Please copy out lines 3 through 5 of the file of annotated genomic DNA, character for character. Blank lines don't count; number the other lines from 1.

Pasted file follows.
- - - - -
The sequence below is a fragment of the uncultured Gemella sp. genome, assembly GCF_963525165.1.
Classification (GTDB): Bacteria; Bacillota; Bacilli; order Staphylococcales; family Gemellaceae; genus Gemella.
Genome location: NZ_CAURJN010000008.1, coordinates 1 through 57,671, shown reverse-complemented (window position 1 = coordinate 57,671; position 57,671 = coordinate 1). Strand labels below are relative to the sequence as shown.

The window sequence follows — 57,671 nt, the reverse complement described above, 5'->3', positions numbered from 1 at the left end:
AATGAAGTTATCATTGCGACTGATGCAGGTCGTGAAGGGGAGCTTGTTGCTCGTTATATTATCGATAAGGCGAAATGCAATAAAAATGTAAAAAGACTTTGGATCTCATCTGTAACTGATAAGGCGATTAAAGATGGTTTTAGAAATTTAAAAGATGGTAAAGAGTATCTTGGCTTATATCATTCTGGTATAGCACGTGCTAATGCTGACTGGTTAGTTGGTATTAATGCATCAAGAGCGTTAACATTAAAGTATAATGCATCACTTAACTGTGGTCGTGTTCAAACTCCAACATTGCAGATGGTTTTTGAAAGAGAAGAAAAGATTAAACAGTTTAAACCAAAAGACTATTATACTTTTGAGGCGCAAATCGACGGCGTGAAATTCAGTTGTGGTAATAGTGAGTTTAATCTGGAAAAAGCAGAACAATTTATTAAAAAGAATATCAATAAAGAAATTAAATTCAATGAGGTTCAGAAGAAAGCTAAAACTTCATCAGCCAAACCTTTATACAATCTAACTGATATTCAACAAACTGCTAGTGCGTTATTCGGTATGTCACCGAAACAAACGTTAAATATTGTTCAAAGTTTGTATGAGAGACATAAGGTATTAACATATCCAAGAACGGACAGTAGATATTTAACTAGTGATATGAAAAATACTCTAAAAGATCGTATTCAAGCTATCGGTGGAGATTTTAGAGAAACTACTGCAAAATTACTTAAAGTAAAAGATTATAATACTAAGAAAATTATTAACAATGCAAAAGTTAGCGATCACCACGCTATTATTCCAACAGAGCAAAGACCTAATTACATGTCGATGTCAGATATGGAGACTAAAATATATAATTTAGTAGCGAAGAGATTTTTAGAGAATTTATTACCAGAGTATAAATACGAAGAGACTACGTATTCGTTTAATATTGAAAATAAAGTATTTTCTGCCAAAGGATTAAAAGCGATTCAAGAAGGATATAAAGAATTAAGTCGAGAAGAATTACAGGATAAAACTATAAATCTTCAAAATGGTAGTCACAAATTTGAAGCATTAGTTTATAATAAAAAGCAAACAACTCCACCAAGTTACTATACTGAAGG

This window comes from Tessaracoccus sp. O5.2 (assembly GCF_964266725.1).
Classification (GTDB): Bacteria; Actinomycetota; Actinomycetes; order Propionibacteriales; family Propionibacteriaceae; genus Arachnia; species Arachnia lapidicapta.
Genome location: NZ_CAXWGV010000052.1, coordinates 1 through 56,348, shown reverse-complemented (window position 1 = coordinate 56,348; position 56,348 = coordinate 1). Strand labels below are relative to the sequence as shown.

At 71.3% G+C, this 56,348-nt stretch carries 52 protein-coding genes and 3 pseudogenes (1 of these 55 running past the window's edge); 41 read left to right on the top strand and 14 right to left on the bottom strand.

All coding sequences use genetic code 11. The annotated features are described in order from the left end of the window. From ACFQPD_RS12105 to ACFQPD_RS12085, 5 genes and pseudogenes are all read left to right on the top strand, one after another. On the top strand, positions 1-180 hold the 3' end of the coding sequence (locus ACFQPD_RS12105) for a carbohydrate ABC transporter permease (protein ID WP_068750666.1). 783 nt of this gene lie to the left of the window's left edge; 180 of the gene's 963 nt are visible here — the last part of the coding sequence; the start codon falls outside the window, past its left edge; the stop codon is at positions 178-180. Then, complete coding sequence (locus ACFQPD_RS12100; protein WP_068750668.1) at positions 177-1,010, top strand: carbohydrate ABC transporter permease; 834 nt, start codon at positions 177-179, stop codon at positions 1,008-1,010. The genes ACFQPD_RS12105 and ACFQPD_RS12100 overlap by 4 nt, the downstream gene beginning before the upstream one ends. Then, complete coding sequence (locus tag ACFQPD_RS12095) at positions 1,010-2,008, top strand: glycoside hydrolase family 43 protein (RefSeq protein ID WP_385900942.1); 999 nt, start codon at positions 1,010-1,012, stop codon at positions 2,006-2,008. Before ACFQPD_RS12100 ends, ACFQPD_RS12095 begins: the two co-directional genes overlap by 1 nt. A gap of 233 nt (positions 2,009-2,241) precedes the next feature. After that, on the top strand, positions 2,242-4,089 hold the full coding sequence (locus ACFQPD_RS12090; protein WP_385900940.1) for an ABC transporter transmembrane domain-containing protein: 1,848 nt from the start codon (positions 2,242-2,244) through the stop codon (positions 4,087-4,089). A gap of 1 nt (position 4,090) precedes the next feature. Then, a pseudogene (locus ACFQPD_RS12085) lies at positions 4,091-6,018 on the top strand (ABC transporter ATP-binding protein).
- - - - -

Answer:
Genome location: NZ_CAURJN010000008.1, coordinates 1 through 57,671, shown reverse-complemented (window position 1 = coordinate 57,671; position 57,671 = coordinate 1). Strand labels below are relative to the sequence as shown.

The window sequence follows — 57,671 nt, the reverse complement described above, 5'->3', positions numbered from 1 at the left end:
AATGAAGTTATCATTGCGACTGATGCAGGTCGTGAAGGGGAGCTTGTTGCTCGTTATATTATCGATAAGGCGAAATGCAATAAAAATGTAAAAAGACTTTGGATCTCATCTGTAACTGATAAGGCGATTAAAGATGGTTTTAGAAATTTAAAAGATGGTAAAGAGTATCTTGGCTTATATCATTCTGGTATAGCACGTGCTAATGCTGACTGGTTAGTTGGTATTAATGCATCAAGAGCGTTAACATTAAAGTATAATGCATCACTTAACTGTGGTCGTGTTCAAACTCCAACATTGCAGATGGTTTTTGAAAGAGAAGAAAAGATTAAACAGTTTAAACCAAAAGACTATTATACTTTTGAGGCGCAAATCGACGGCGTGAAATTCAGTTGTGGTAATAGTGAGTTTAATCTGGAAAAAGCAGAACAATTTATTAAAAAGAATATCAATAAAGAAATTAAATTCAATGAGGTTCAGAAGAAAGCTAAAACTTCATCAGCCAAACCTTTATACAATCTAACTGATATTCAACAAACTGCTAGTGCGTTATTCGGTATGTCACCGAAACAAACGTTAAATATTGTTCAAAGTTTGTATGAGAGACATAAGGTATTAACATATCCAAGAACGGACAGTAGATATTTAACTAGTGATATGAAAAATACTCTAAAAGATCGTATTCAAGCTATCGGTGGAGATTTTAGAGAAACTACTGCAAAATTACTTAAAGTAAAAGATTATAATACTAAGAAAATTATTAACAATGCAAAAGTTAGCGATCACCACGCTATTATTCCAACAGAGCAAAGACCTAATTACATGTCGATGTCAGATATGGAGACTAAAATATATAATTTAGTAGCGAAGAGATTTTTAGAGAATTTATTACCAGAGTATAAATACGAAGAGACTACGTATTCGTTTAATATTGAAAATAAAGTATTTTCTGCCAAAGGATTAAAAGCGATTCAAGAAGGATATAAAGAATTAAGTCGAGAAGAATTACAGGATAAAACTATAAATCTTCAAAATGGTAGTCACAAATTTGAAGCATTAGTTTATAATAAAAAGCAAACAACTCCACCAAGTTACTATACTGAAGG